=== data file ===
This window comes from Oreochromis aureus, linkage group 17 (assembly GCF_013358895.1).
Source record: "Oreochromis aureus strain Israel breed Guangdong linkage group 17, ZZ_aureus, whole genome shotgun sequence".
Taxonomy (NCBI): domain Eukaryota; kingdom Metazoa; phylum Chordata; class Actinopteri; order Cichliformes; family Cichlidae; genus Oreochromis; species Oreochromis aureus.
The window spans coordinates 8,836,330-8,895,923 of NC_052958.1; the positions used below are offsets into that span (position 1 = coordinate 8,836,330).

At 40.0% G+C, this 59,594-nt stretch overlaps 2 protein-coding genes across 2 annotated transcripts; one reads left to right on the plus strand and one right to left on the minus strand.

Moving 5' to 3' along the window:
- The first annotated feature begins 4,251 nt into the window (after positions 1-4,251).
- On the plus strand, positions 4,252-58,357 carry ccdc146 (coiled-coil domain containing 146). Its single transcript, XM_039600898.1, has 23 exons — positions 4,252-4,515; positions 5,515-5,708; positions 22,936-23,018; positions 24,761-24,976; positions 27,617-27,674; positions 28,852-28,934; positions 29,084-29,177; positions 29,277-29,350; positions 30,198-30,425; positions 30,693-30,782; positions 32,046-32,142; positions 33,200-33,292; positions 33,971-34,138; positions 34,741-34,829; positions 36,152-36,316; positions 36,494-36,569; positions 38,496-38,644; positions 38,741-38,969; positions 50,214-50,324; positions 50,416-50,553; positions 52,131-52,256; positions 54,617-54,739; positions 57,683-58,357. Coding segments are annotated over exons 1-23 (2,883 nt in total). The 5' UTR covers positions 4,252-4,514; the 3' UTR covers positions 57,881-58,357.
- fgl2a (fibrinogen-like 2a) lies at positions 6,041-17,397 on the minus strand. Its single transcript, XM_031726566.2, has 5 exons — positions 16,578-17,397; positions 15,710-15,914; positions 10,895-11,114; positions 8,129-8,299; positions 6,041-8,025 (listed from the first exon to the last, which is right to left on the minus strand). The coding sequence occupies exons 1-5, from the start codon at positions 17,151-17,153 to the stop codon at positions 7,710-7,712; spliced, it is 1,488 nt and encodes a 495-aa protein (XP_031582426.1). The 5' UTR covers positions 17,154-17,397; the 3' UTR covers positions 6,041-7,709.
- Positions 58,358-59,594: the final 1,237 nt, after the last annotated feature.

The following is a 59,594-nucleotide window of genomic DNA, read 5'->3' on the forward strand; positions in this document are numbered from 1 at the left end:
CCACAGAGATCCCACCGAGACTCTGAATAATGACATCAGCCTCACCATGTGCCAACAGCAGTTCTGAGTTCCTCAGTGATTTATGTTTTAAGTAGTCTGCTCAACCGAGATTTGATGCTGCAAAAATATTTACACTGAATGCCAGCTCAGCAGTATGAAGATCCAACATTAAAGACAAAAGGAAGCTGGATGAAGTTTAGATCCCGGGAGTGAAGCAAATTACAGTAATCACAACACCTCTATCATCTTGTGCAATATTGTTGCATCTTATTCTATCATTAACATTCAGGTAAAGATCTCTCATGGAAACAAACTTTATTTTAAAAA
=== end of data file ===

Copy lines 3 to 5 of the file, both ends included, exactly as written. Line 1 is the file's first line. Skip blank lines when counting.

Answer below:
Taxonomy (NCBI): domain Eukaryota; kingdom Metazoa; phylum Chordata; class Actinopteri; order Cichliformes; family Cichlidae; genus Oreochromis; species Oreochromis aureus.
The window spans coordinates 8,836,330-8,895,923 of NC_052958.1; the positions used below are offsets into that span (position 1 = coordinate 8,836,330).

At 40.0% G+C, this 59,594-nt stretch overlaps 2 protein-coding genes across 2 annotated transcripts; one reads left to right on the plus strand and one right to left on the minus strand.